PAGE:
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TRAIL-VAIA Doctoral School – Computational Intelligence and Learning [Researchers]

17 février 2023 at 14 h 00 min - 17 h 00 min


Public Target



  • 14h: Benoît Macq  “Coalitional Active Learning”

Many recent reports and articles show a big gap between the successful achievements of deep learning and their adoption in clinical practice. We propose a new implementation paradigm to overcome this gap.

Practitioners are committed to continuing medical education for their accreditation. They provide annotations and second advice in informal coalitions. These coalitions are also the place for continuing medical education. We propose Coalitional Active Learning, which takes labels provided by the coalition instead of those only provided by individual hospitals, as in classical federated learning approaches. This will align the members on common best clinical practices and increase transfer knowledge between hospitals.

Coalitional Active Learning will provide a continuously joint improvement of the accuracy of the model and of the human expertise. It is based on active learning, which relies on a parsimonious label harvesting on the most informative cases. For those cases, the data will go through an optimal sampler to the coalition. Experts will then provide labels and this will be used to make the clinical decision and to update the model. The labelling process increases the level of expertise of the practitioner who did the labelling. Coalitional active learning optimises this co-learning under the constraint of time-budgets.

We propose two veins to reach this goal. One based on an analytical approach by defining a coalitional gain and the related optimum sampling in the coalition and one based on stochastic scheduling. We will also propose a new secure multicast of image data in a coalition across hospitals with guarantees of ephemeral use of the data. Tokenisation and anonymity of the labels are essential for the acceptance by the practitioners.

Abstract Slides Video


  • 15h00: Coffee break


  • 15h15: Christine Decaestecker – “Deep learning from multi-expert annotations: need for prior consensus or not? A use case in prostate cancer classification”

Deep learning algorithms rely on large amounts of annotations for the training and validation stages. In the medical image domain, the “ground truth” is rarely available and disagreements between experts affect many segmentation and classification tasks. Often, consensus annotations are produced as “ground truth” for training and performance evaluation. This talk presents a use case in digital pathology (prostate cancer grading) where taking into account the annotations of each expert can be beneficial for learning and interpreting results, while being more consistent with the complex clinical reality.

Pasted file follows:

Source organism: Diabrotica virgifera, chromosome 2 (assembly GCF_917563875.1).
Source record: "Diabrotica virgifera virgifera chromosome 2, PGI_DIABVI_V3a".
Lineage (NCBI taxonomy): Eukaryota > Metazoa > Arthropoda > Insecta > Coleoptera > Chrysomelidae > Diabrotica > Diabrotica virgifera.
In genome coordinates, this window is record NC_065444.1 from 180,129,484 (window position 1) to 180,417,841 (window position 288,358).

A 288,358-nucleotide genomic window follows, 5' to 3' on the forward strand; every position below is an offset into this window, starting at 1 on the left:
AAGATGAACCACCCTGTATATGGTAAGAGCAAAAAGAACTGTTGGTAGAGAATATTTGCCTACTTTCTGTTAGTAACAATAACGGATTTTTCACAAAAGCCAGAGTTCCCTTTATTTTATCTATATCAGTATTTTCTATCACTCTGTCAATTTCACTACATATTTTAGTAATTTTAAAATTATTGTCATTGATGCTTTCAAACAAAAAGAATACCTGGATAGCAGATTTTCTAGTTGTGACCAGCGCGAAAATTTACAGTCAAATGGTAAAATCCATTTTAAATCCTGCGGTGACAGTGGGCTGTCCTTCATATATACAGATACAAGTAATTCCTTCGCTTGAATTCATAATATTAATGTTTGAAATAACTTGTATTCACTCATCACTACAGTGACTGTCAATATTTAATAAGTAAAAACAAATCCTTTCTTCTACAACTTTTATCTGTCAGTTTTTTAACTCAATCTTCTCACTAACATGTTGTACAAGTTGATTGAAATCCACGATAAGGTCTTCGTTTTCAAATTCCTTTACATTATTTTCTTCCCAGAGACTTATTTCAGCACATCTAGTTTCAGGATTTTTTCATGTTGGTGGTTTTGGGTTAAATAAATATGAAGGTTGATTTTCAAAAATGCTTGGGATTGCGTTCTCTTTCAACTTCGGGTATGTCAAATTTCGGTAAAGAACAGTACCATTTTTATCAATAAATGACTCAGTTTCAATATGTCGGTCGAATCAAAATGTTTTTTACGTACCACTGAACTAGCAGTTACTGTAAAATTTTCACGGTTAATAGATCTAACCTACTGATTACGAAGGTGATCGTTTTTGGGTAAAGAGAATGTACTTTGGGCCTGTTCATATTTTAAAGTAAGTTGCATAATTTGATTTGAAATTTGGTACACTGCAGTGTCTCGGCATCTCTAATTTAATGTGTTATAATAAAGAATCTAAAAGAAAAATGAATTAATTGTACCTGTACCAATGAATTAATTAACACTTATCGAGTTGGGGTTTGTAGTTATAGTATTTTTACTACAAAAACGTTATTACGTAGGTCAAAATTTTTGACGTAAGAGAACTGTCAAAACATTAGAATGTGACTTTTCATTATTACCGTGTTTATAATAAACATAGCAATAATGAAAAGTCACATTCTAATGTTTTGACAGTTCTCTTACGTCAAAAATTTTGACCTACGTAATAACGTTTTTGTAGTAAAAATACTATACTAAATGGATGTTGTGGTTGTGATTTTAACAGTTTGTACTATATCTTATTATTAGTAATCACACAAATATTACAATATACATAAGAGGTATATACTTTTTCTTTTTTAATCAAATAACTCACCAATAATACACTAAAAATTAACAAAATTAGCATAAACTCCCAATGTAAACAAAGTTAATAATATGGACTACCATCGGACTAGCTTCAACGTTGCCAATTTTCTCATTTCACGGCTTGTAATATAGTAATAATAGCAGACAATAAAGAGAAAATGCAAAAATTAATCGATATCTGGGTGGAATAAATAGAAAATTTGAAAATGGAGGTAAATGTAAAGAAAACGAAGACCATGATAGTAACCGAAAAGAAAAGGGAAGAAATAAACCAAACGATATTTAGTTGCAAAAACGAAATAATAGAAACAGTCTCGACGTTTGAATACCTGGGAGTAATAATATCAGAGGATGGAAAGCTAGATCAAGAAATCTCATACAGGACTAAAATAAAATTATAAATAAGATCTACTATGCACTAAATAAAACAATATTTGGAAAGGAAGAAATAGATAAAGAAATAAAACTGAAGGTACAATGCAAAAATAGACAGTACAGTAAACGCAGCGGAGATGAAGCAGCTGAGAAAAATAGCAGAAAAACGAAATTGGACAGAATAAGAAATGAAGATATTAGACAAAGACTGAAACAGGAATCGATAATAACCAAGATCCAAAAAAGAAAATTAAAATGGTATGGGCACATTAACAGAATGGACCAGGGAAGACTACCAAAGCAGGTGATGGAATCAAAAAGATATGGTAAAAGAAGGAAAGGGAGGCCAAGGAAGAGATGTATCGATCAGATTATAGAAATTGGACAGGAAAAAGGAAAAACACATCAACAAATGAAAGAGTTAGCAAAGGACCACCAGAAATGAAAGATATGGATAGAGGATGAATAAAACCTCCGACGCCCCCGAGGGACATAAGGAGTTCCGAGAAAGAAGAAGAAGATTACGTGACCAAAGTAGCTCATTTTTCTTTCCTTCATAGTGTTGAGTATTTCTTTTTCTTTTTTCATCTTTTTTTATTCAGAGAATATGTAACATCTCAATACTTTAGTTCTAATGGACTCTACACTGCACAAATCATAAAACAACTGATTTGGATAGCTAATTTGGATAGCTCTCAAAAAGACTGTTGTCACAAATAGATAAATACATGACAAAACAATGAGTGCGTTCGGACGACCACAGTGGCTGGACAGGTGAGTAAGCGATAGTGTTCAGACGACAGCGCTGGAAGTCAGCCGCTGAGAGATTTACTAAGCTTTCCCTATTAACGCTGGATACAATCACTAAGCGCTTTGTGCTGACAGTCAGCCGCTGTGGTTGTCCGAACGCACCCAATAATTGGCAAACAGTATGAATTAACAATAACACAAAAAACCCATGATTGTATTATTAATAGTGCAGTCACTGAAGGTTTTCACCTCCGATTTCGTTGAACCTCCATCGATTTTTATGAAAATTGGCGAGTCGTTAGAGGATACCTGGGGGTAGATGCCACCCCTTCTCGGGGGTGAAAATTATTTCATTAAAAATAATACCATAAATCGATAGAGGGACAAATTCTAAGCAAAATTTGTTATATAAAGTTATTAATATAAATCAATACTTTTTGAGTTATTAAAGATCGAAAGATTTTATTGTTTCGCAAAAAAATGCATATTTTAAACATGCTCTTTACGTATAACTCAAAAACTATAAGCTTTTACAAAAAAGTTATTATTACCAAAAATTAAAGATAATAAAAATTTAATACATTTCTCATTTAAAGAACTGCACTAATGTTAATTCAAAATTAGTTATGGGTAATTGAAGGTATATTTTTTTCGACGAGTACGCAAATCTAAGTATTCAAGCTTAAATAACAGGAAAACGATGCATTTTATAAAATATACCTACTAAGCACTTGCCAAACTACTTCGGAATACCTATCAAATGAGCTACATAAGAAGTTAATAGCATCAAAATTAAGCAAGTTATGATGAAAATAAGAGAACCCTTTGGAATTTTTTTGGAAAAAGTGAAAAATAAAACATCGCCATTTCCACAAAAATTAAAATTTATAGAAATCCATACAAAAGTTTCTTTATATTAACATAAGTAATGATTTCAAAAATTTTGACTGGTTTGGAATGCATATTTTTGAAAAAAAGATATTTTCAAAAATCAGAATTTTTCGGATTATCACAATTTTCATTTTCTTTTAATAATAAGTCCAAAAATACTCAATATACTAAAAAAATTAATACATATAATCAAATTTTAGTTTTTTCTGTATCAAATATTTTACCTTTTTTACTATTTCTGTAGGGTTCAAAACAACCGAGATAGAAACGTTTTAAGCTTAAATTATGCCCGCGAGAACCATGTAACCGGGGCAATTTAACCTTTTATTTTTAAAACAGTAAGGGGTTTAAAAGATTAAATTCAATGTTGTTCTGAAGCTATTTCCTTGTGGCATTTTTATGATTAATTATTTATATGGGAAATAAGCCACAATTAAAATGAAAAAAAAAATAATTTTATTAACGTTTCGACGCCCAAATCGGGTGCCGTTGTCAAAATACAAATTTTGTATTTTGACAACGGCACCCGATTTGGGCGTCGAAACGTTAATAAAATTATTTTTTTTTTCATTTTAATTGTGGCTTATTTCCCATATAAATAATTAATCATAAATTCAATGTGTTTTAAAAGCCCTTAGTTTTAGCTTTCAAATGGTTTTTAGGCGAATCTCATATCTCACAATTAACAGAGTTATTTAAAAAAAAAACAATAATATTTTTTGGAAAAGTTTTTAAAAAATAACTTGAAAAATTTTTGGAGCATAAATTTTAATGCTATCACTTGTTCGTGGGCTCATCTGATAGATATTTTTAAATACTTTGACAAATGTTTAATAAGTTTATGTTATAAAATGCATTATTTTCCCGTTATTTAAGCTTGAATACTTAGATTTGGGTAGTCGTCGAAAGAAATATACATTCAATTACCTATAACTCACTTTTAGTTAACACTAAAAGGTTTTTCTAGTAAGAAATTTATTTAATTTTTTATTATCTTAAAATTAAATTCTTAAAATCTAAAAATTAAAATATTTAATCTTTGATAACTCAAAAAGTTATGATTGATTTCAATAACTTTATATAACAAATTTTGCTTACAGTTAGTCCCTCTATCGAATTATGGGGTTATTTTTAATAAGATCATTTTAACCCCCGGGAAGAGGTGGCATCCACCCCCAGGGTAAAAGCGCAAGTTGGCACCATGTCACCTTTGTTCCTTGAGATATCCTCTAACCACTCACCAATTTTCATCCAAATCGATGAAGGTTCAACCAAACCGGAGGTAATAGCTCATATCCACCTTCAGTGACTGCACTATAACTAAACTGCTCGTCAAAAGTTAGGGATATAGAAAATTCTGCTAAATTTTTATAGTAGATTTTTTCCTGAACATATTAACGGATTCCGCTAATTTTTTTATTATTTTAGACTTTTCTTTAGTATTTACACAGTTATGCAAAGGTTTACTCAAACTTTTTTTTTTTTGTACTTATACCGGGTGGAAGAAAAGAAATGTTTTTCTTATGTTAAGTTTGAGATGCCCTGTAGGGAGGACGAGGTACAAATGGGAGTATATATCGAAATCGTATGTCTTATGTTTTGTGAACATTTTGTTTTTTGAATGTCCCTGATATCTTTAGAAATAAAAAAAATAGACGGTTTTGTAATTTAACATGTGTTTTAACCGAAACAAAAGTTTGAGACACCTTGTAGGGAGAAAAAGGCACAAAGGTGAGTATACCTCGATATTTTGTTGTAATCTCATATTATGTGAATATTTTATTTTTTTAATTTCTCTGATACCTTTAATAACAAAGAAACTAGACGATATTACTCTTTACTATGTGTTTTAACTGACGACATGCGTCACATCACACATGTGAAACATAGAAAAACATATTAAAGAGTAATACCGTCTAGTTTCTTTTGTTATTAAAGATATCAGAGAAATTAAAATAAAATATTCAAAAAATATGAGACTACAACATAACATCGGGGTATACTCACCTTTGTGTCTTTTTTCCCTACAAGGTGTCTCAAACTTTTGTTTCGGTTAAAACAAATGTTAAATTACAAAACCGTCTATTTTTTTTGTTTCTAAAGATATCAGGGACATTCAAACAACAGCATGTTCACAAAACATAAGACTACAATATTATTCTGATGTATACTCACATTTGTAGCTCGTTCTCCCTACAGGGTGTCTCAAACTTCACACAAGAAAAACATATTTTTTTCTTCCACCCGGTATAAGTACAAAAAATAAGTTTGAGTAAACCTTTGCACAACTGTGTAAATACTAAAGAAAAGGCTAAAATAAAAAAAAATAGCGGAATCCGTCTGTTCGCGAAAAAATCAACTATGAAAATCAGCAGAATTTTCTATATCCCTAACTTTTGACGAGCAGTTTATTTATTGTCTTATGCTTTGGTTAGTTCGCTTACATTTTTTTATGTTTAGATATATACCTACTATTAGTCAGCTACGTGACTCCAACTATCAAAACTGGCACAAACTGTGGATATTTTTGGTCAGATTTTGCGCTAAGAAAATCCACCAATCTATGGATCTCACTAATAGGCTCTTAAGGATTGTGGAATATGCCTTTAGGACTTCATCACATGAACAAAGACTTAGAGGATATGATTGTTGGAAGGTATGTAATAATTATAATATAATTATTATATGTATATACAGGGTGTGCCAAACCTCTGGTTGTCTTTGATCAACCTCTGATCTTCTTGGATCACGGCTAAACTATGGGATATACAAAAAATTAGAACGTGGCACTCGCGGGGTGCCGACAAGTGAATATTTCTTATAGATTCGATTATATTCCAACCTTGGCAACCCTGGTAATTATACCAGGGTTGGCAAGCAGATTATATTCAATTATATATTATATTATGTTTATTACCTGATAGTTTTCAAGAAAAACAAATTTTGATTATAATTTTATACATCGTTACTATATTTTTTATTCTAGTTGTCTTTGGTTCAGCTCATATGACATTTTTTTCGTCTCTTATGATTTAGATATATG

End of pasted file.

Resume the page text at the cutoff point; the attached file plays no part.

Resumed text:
Abstract Slides Video


  • 16h: Roald Sieberath – A perspective on: Foundation models and ChatGPT

ChatGPT has garnered an incredible amount of interest from a very broad public. Its perceived intelligibility has led some to believe it marks the beginning of Artificial General Intelligence, while others have pointed out its numerous errors and limitations. GPT-3 is one of many “large language models,” such as OPT, Sparrow, PaLM, and Bloom, that have been referred to as “foundation models” in a seminal paper by Stanford HAI. These models provide a broad base of capabilities, and a new type of platform upon which extensions can be built, e.g. through fine-tuning or few-shot learning. They also suffer from many drawbacks, such as typically lacking a representation of the world, leading to errors, in turn raising many ethical, transparency, and security concerns. Moreover, because building a new foundation model requires tremendous computing power (tens of thousands of GPUs), they will likely be controlled by a few well-funded players, further raising the need for transparency. Going beyond just the scientific aspects, Roald Sieberath will draw upon his experience as an entrepreneur in data, trained in venture capital and in AI in Silicon Valley, to offer a perspective on why we need a large-scale, open-source, european effort to devise foundation models that warrant the level of trust that our citizen and companies expect.

Abstract Slides Video

  • 16h30: End

Practical information :

Place: UCLouvain and Online

Dates and times: 17 février 2023 de 14:00 à 16:00


17 février 2023
14 h 00 min - 17 h 00 min
Event Categories:
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+32 16 32 10 12
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